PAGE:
UK-based gold trader Ash Kundra claims to have recently run out of gold coins and bars due to a surge in demand for the precious metal. The pound’s plunge to record lows against the dollar and turmoil in financial markets are said to be responsible for the surge in demand for precious metals.
Demand for gold has “increased exponentially”
U.K.-based gold dealer Ash Kundra revealed repeated shortages of gold coins and bars in the days following U.K. Treasury Secretary Kwasi Kwarteng’s mini-budget proposal. Kundra, who operates in London’s Hatton Garden jewelry district, suggested in a Bloomberg report that demand for precious metals “increased exponentially” in the wake of Kwarteng’s controversial proposals.
According to the report 21} the rush to gold by Britons occurred at a time when the U.S. dollar value of the precious metal was down about 20% from its March peak of just over $2,060 per ounce. However, turmoil in the U.K. financial markets and the fall of the pound to record lows against the dollar have made gold an attractive option once again.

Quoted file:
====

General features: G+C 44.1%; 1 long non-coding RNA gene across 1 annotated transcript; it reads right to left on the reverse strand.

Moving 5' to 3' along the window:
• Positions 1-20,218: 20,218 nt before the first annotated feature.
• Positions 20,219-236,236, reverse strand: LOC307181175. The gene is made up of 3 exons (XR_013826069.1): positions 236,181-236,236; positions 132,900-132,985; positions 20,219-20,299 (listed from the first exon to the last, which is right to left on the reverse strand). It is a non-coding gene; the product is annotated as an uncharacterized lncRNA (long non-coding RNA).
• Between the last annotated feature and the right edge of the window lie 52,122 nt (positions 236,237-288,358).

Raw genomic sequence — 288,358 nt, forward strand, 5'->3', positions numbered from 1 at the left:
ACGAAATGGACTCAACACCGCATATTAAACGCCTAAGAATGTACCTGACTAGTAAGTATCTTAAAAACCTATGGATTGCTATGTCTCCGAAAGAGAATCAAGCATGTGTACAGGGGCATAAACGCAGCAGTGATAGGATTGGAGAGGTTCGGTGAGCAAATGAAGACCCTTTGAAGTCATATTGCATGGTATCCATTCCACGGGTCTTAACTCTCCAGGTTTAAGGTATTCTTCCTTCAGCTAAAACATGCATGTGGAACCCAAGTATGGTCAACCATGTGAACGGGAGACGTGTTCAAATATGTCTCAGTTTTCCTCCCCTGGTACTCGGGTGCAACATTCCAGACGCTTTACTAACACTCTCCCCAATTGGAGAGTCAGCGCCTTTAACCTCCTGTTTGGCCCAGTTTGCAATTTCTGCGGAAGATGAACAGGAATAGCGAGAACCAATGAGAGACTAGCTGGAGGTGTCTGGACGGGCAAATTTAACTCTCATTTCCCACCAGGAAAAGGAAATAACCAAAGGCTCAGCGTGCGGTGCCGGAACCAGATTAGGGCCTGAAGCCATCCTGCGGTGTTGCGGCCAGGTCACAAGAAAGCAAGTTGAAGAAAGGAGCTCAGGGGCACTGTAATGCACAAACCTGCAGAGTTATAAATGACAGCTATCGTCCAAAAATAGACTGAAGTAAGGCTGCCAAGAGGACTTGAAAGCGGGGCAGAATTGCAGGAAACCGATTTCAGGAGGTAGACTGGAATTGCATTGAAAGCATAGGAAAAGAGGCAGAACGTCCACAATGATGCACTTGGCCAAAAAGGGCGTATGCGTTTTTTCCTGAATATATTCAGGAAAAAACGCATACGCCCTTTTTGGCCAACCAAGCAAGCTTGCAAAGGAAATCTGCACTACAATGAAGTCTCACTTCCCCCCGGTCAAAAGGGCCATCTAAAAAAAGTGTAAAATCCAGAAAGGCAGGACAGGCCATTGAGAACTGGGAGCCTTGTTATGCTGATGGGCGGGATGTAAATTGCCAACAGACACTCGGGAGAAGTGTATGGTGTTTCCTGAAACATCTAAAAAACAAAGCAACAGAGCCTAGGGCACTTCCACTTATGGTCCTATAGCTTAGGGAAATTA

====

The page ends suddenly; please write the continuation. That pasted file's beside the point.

This is said to be one of the reasons why the British people were so eager to get their hands on the precious metal. Kundra sees it as follows.
coins are in short supply and bars continue to be in short supply.
BullionVault, a member of the London Precious Metals Market Association, reported that the number of Britons opening accounts to buy gold bullion was more than double the usual.
In addition to buying gold, many UK residents are believed to have sought safety in cryptocurrencies. As Messari, a leading provider of crypto market intelligence products, points out, on the same day that the pound hit an all-time low against the dollar, both British and EU investors are believed to have acquired bitcoinusing their respective currencies.
Meanwhile, in addition to using gold as a hedge against currency declines, many in the UK are reportedly using the precious metal as collateral. Jim Tannahill, managing director of Suttons and Robertsons, commented on the reported use of gold as collateral by the British, which he expects to increase in the future.
“We expect to see an increasing trend of people using gold as collateral for loans in the coming months, while this period of extreme uncertainty exists,” Tannahill is quoted as explaining.
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